Otoh, there is no question, that an instrument rating makes for a safer VFR only pilot. The additional flight skills, as well as the decision making skills are of great value. I know back when the FAA drastically lowered the PIC time require for the instrument rating, one of the factors was to improve low time pilot safety. I think it was successful in that regard… The other factor, of course was how it impacted the safety of those who exercise the privileges of the certificate, which led towards a much needed, and greater focus on decision making, again, a successful endeavor. However, the shortened overall time period, often times precludes actual, much less seasonal variations, provided location allows for them, and that’s a real problem when it comes to the privileges granted by the certificate.
The solution… well there are some out there, but it requires the individual pilot to take responsibility.
- For thunderstorm or icing experience… bite the bullet, and spend big $ for some time in an A/C certified for known icing, and with weather radar.
- Inquire around, see if you can swing a deal on a repositioning flight, or dead heading with in the right seat, ideally with a gifted instructor serving as PIC in the left. Even if its not possible to log time, or manipulate the controls, the experienced gained of being in upfront in the soup, in the ice, and/or discussing radar returns is invaluable.
- Bug your CFI, tell em you want actual, if the school doesnt want to train in actual, but has amazing instructors, and you want to stay with them, ask for a referral to an outfit that does for a few hours.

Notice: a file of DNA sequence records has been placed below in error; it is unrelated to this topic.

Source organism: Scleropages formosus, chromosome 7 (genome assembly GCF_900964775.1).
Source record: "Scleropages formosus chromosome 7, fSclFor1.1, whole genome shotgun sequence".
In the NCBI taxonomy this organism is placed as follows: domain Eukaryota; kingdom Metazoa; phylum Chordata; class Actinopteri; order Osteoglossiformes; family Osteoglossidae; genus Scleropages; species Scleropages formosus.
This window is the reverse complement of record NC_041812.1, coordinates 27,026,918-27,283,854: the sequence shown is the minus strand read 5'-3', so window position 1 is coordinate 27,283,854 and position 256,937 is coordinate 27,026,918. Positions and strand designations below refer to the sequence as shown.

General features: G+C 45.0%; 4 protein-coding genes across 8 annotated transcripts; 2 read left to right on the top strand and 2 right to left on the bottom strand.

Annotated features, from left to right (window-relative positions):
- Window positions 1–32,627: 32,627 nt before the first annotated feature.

- See about a major IFR x/c experience, such as offered by http://www.ifrwest.com Field Morey has been doing this for years.
As far as IFR competency and employment goes, I think what Austin Collin‘s has to say to potential new employees makes a ton of sense.
Every pilot must have a level of knowledge, skill and experience that would enable that pilot to cope — ALONE — safely and legally with any situation that is likely to occur while flying the line. Such situations include icing encounters, thunderstorms, approaches down to minimums at night in turbulent conditions, complex ATC clearances with last-minute changes, or various instrument and equipment failures. ….. If you are not already current and proficient on instruments in a complex, high-performance airplane, common sense dictates that you need to get current and proficient on instruments in a complex, high-performance airplane before you go out and apply for a job flying on instruments in a complex, high-performance airplane! A doctor would certainly not go out and apply for a job with a hospital or a medical clinic if he was not already a competent physician. Likewise, a pilot should not seek aviation employment unless he possesses at least the minimal level of basic and general knowledge and skill to perform those functions and exercise the privileges of his certificates and ratings.
… SOLID, CONSISTENT SINGLE-PILOT INSTRUMENT/COMMERCIAL PILOT PROFICIENCY IN A COMPLEX, HIGH-PERFORMANCE, SINGLE-ENGINE AIRPLANE USING VOR AND NDB NAVIGATION WITH NO GPS AND NO AUTOPILOT!
Unless you plan to operate VFR only, or use your instrument certificate for enroute only, ie, from IAF to landing will be in solid VFR conditions, most training programs, if only to the PTS are pretty inadequate, and most certainly for employment without further training. To truly use your certificate, you need to demand more than the minimums prescribed by the FAA.